It is finally spring here in the Pacific Northwest, and that means all the double-coated animals in the house are shedding copiously.
This seems to be a banner shedding year for the dog. I don't remember her ever shedding so much at once. Does this mean that it was a hard winter, or that it will be a hot summer? Every time she rolls over while playing she leaves tufts of fur on the carpet. I brush and brush and brush and the fur keeps coming. I'd been brushing her back and flanks every day and pulling out big handfuls of soft, downy undercoat each time, and she was still leaving tufts of fur around. Then I turned her over the other day and brushed just her chest and got enough fur to make a whole other dog.
(Have you noticed that "enough to make a whole other animal" is the standard unit of measure for hair? It's universal. Last week Big A had to clean out Bess's shower drain -- the tubs the girls use must be cleaned out quarterly -- and he noted that he pulled enough long black hair out of the drain "to make a whole cat." Google "whole other dog/cat" and you'll find all sorts of people proudly posting pictures of enormous furballs they've combed off their pets.)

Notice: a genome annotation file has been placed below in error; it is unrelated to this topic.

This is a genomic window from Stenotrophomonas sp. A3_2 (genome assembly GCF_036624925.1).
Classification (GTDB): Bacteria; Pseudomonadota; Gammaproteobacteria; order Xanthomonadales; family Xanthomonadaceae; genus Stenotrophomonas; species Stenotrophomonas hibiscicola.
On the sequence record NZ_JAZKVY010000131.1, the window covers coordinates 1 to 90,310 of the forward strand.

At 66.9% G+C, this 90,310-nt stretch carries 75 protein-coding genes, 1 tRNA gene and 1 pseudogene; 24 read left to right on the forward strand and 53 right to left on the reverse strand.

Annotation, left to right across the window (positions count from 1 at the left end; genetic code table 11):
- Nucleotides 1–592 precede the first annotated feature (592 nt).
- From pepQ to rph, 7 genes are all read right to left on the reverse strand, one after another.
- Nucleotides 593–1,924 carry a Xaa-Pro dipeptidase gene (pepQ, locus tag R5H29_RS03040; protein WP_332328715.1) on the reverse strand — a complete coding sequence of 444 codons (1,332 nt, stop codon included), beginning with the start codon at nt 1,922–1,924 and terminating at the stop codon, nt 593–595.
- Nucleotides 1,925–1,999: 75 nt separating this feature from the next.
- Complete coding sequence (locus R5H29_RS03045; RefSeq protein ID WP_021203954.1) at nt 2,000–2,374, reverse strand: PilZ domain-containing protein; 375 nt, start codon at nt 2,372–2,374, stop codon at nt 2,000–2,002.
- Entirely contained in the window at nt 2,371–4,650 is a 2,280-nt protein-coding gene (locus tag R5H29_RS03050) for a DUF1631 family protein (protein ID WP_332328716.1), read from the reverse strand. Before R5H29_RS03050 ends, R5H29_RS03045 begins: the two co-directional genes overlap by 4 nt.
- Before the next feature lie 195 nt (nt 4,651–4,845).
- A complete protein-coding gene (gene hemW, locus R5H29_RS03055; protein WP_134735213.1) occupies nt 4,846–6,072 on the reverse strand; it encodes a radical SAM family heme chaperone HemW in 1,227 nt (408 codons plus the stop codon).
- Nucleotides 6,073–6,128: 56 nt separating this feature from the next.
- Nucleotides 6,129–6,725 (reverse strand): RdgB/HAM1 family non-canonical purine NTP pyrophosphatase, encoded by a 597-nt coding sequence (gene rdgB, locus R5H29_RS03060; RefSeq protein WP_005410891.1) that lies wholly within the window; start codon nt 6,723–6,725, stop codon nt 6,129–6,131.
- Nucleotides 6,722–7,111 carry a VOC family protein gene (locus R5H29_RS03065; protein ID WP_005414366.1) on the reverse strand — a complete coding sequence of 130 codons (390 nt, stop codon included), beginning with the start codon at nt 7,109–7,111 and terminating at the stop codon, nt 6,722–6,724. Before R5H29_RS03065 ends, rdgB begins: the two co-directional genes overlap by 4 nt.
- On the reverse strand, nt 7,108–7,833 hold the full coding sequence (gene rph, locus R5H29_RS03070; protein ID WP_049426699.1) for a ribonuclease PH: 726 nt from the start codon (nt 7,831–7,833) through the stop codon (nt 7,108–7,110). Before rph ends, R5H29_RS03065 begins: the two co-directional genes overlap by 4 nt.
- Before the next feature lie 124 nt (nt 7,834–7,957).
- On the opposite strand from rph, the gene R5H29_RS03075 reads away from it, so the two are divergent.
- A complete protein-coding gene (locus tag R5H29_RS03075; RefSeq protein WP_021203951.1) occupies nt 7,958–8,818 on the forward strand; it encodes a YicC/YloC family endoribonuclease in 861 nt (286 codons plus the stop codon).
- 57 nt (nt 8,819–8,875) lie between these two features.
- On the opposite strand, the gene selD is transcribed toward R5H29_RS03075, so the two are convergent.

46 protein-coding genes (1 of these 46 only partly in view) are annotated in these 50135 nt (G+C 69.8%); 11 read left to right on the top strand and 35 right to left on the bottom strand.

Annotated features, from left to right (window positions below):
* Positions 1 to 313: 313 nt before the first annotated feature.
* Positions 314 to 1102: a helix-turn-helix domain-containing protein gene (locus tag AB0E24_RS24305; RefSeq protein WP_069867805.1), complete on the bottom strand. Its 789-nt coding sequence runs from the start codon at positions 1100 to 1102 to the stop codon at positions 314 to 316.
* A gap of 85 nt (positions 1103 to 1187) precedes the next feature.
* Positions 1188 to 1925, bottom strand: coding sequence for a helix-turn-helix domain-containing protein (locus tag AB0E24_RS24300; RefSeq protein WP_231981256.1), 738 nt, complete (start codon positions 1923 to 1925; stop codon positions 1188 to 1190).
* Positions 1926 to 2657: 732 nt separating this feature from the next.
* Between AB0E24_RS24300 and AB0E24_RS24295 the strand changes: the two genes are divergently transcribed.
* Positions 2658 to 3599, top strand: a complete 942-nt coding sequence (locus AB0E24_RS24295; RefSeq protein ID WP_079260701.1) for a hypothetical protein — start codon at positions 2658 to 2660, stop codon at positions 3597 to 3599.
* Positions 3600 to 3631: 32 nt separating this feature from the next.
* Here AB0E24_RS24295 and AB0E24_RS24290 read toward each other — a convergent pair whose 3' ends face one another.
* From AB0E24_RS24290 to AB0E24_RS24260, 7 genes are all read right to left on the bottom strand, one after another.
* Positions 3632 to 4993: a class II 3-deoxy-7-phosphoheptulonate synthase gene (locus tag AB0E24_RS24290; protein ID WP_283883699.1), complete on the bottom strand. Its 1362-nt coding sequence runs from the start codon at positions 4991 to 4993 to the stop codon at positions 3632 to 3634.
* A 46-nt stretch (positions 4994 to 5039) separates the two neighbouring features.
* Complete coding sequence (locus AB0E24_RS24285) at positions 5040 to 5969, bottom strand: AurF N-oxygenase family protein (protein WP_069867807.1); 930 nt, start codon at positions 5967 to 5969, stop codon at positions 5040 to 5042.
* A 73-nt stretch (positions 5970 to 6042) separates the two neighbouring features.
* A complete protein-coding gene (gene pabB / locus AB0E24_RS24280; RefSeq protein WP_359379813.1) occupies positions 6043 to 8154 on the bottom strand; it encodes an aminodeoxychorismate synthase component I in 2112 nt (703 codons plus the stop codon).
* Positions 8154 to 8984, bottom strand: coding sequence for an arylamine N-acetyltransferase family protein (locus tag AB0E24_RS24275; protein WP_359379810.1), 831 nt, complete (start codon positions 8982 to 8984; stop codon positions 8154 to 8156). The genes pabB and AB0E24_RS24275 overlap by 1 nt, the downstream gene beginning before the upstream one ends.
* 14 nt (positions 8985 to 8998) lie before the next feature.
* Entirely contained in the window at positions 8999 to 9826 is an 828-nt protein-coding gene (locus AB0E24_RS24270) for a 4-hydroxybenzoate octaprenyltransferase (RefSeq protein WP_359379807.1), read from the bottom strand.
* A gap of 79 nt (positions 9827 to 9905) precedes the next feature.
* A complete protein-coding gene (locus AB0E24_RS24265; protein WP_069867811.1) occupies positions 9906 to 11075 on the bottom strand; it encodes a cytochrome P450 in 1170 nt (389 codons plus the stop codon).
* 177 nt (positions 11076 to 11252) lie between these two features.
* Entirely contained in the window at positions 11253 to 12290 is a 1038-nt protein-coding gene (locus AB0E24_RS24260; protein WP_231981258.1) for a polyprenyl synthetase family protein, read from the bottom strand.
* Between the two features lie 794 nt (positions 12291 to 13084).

I've learned that this massive shedding of furry undercoat is called "blowing coat," which is a fabulous phrase. Every few days I have to sweep up airy black drifts that accumulate along the baseboards. The undercoat seems to just let go of its follicles and falls out in downy clumps like fluff off a dandelion -- unless you don't comb it out promptly, in which case it sort of felts and turns into flat matted dreadlocks. This isn't as much of a problem with dogs, who mostly don't mind being brushed, as it is for cats. I had a cranky Persian cat once who had to be put under anesthesia and shaved periodically because there was no other way to deal with her mats without losing a hand.
At the same time that we have black fur drifts inside, the cottonwood is blooming outside. The trees are blowing coat. The air is full of white snowflakes flying the cottonwood seeds away from their parent trees. When the season is at its peak, the ground will be white, the drainage ditches clogged with billows of fluff.
I feel like I'm living inside a feather pillow these days. Who knows what I'm breathing in while I sleep. I think I need to hack up a hairball.
But still I'm glad it's spring.